Blood Donations from Men Who Have Sex with Other Men Questions and Answers
What is FDA's policy on blood donations from men who have sex with other men?
Men who have had sex with other men (MSM), at any time since 1977 (the beginning of the AIDS epidemic in the United States) are currently deferred as blood donors. This is because MSM are, as a group, at increased risk for HIV, hepatitis B and certain other infections that can be transmitted by transfusion.
Why doesn't FDA allow men who have had sex with men to donate blood?
FDA's primary responsibility with regard to blood and blood products is to assure the safety of patients who receive these life-saving products. FDA uses multiple layers of safeguards in its approach to ensuring blood safety, which include donor screening and deferral based on risk factors, blood testing for markers of infection, inventory controls, and deferral registries. The use of these multiple layers helps to assure the safety of the products in the event that one layer fails.
A history of male-to-male sex is associated with an increased risk for exposure to and transmission of certain infectious diseases, including HIV, the virus that causes AIDS. Men who have had sex with other men represent approximately 2% of the US population, yet are the population most severely affected by HIV. In 2010, MSM accounted for at least 61% of all new HIV infections in the U.S. and an estimated 77% of diagnosed HIV infections among males were attributed to male-to-male sexual contact. Between 2008 and 2010, the estimated overall incidence of HIV was stable in the U.S. However the incidence in MSM increased 12%, while it decreased in other populations. The largest increase was a 22% increase in MSM aged 13 to 24 years. Since younger individuals are more likely to donate blood, the implications of this increase in incidence need to be further evaluated.
Is FDA's policy of excluding MSM blood donors discriminatory?
FDA's deferral policy is based on the documented increased risk of certain transfusion transmissible infections, such as HIV, associated with male-to-male sex and is not based on any judgment concerning the donor's sexual orientation.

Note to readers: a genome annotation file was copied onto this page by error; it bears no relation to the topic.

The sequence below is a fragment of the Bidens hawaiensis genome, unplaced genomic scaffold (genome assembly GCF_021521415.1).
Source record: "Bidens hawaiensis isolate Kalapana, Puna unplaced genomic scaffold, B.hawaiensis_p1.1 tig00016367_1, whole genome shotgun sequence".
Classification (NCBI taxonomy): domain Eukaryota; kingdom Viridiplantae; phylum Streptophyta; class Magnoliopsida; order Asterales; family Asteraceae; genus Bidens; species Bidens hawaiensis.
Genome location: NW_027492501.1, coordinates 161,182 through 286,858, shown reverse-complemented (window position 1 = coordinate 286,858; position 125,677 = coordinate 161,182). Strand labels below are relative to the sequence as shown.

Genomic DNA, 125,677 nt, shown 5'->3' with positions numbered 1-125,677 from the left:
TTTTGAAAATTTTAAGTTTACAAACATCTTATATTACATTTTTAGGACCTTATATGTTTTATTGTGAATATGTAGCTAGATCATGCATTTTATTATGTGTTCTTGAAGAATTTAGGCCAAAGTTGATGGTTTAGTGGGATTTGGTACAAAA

What about men who have had a low number of partners, practice safe sex, or who are currently in monogamous relationships?
Having had a low number of partners is known to decrease the risk of HIV infection. However, to date, no donor eligibility questions have been shown to reliably identify a subset of MSM (e.g., based on monogamy or safe sexual practices) who do not still have a substantially increased rate of HIV infection compared to the general population or currently accepted blood donors. In the future, improved questionnaires may be helpful to better select safe donors, but this cannot be assumed without evidence.
Are there other donors who have increased risks of HIV or other infections who, as a result, are also excluded from donating blood?
Intravenous drug abusers are excluded from giving blood because they have prevalence rates of HIV, HBV, HCV and HTLV that are much higher than the general population. People who have received transplants of animal tissue or organs are excluded from giving blood because of the still largely unknown risks of transmitting unknown or emerging pathogens harbored by the animal donors. People who have recently traveled to or lived abroad in certain countries may be excluded because they are at risk for transmitting agents such as malaria or variant Creutzfeldt-Jakob disease (vCJD). People who have engaged in sex in return for money or drugs are also excluded because they are at increased risk for transmitting HIV and other blood-borne infections.
Why are some people, such as heterosexuals with multiple partners, allowed to donate blood despite increased risk for transmitting HIV and hepatitis?
Current scientific data from the U.S. Centers for Disease Control and Prevention (CDC) indicate that, as a group, men who have sex with other men are at a higher risk for transmitting infectious diseases or HIV than are individuals in other risk categories. From 2007 through 2010, among adult and adolescent males, the annual number of diagnosed HIV infections attributed to MSM increased, while the numbers of infections attributed to other risks among males decreased. Among adult and adolescent females, the annual number of diagnosed HIV infections attributed to injection drug use and heterosexual contact both decreased.
Isn't the HIV test accurate enough to identify all HIV positive blood donors?